Since the 2011 IMARES Wageningen University overview of marine invasive species in the Dutch Caribbean (Debrot et al. 2011), the invasive seagrass Halophila stipulacea has been additionally documented on three additional Dutch islands. While in 2011 it was only known from St. Maarten and Bonaire, it has now been confirmed for Aruba, Curacao and St. Eustatius. It is typically found in habitats protected from wave energy on the lee side of islands either due to depth (down to 26 m depth in St. Eustatius) or in sheltered lagoons. These findings have been incorporated into a regional assessment (Willette et al.) now in press with the journal Aquatic Botany. (I add a photo of me standing in its typical habitat in Curacao, as well as a shot of a handful of the seagrass (coll. October in Curacao).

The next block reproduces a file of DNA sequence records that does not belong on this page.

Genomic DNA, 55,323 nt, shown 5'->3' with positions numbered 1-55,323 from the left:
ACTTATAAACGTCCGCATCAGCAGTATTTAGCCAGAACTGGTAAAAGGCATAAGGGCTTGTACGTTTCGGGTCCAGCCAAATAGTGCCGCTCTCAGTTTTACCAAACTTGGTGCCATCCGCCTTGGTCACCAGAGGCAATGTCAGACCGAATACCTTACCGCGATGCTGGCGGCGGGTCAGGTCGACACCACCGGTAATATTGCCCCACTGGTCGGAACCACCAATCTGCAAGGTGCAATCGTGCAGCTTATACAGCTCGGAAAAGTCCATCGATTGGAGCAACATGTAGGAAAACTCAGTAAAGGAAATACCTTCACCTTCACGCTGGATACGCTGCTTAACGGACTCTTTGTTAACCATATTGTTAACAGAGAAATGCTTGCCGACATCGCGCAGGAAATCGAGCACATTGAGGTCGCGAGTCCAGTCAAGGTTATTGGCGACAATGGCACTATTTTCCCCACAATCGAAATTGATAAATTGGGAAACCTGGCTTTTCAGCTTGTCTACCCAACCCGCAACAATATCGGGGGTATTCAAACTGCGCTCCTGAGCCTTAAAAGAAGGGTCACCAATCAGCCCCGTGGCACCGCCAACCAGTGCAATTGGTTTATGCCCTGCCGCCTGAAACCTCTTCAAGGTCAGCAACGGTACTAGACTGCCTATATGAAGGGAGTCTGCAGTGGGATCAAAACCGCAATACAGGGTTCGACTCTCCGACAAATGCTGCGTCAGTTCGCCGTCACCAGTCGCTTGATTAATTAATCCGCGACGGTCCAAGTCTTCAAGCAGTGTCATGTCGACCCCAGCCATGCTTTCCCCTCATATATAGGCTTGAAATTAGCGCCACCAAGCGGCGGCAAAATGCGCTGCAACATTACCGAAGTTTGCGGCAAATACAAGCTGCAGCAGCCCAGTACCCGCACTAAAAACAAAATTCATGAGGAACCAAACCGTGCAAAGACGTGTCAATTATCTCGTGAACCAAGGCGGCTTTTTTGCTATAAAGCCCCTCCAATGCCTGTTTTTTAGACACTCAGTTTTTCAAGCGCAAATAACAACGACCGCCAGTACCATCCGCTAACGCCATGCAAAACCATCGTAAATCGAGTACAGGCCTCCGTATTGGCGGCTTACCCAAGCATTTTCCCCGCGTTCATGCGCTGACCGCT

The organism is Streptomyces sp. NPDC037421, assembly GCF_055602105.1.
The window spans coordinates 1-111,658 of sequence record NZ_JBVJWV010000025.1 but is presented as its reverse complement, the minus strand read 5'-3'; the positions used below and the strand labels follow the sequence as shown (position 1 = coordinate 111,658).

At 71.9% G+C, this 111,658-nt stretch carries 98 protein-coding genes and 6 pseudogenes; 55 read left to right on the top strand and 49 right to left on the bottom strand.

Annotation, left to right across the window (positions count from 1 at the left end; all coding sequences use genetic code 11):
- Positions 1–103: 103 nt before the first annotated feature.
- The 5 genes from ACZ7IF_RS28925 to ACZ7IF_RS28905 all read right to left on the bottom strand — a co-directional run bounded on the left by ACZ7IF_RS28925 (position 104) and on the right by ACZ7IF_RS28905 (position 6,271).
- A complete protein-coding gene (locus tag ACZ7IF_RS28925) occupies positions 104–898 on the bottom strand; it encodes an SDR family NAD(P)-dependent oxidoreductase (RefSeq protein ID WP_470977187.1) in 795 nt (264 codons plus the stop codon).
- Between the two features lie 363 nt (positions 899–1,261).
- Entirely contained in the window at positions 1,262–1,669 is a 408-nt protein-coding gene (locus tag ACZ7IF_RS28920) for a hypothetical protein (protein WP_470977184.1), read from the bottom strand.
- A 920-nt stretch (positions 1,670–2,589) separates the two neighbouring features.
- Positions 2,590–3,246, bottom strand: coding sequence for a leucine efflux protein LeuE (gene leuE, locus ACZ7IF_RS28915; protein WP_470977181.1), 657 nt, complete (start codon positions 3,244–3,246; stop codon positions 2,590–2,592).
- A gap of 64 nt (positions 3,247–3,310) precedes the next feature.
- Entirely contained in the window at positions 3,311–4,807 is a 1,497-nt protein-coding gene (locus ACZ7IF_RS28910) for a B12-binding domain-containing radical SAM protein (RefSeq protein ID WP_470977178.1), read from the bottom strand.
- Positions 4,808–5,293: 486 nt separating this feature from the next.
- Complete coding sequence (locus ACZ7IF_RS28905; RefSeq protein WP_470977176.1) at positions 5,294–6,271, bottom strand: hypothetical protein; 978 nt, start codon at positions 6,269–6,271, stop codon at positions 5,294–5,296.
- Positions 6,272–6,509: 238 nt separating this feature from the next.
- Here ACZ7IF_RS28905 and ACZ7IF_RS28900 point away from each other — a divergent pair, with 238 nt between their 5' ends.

It appears to be a strong invader and occupies space typically in the form of dense monospecific patches, with coverage typically upwards of 85%. At present, IMARES Wageningen University Research Center is conducting some preliminary evaluations in Bonaire on whether or not the species is consumed by the green turtle and on how it may affect seagrass nursery fish abundance.
In the 10 years since first being documented in the Caribbean, Willette et al (in press) have found that the species has widely spread throughout the eastern Caribbean (19 different islands), and implicate commercial and recreational boat traffic as its most likely means of dispersal.
Read more: Halophila stipulacea (Hydrocharitaceae)